Luxembourg regulator highlights hard Brexit implications for UK firms
Luxembourg’s financial regulator has called for UK asset managers to notify it as soon as possible if they want to be able to conclude new contracts in the country following a potential “hard Brexit”.
In a press release, CSSF reiterated that, if the UK exits the EU without ratifying a withdrawal agreement, it would become a “third country” in relation to providing services to EU entities. CSSF emphasised that providing regulated services in Luxembourg without proper authorisation was illegal and therefore subject to sanctions.
UK asset managers and other financial services firms that wanted to continue their business and conclude new contracts in Luxembourg following an abrupt UK departure from the EU should apply for authorisation with the regulator as soon as possible, it said.
The authorisation could take up to 12 months to be granted, CSSF said, so any asset managers without such permissions would have to cease all business as of the date of a hard Brexit. The UK is currently scheduled to leave the EU on 31 October 2019.
The Luxembourg regulator also confirmed it would be offering a transitional regime, which it has set at 12 months.
The notifications would need to be lodged by 15 September via an online portal, which is due to be opened in the coming weeks. The asset managers would then need to submit, by 31 October, “the corresponding application for authorisation, or, as the case may be, the corresponding notification or information on any action taken otherwise, depending on the nature of the activities they intend to pursue after the occurrence of a hard Brexit and/or the steps undertaken to address the loss of passporting rights”.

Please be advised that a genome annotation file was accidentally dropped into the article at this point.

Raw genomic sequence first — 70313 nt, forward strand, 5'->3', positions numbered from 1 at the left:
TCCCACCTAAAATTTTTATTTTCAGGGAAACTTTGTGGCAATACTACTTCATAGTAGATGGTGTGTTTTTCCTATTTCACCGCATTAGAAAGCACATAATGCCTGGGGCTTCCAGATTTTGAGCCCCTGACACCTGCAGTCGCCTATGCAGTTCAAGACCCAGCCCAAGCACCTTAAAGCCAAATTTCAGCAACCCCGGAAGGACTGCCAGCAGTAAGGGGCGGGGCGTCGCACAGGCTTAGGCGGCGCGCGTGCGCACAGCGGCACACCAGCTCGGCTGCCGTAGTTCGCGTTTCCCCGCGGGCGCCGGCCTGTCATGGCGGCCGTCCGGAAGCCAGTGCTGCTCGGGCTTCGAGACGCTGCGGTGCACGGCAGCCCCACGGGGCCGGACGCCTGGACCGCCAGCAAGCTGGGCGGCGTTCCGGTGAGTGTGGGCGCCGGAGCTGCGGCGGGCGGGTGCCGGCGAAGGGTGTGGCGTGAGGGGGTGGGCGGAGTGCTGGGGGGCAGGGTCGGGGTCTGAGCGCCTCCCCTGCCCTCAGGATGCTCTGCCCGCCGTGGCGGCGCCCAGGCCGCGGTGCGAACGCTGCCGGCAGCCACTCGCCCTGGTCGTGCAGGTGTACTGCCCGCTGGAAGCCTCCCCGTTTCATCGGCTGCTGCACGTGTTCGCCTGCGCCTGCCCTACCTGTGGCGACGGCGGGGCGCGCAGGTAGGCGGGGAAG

Both the “Brexit notification” and subsequent application or notification would need to be submitted in order for a UK asset manager to be eligible for the transition regime.
According to consultancy EY, financial services firms paused or slowed down their Brexit planning between March and May once EU leaders in April agreed to extend the deadline for the UK’s exit to the end of October. Boris Johnson, the Conservative Party politician who looks likely to become the next UK prime minister, has pledged to take the UK out of the union on 31 October regardless of whether or not a withdrawal agreement has been finalised.
The UK’s Financial Conduct Authority (FCA) has signed memoranda of understanding with a number of other regulators in an effort to reduce the impact of a ‘no-deal’ Brexit. It agreed with terms with the 27 remaining EU national regulators in February and has signed similar deals with the Australian Securities and Investments Commission and US’ Securities and Exchange Commission.
The FCA has also signed an agreement with Dutch regulator the Financial Markets Authority to increase their co-operation regardless of the Brexit outcome.
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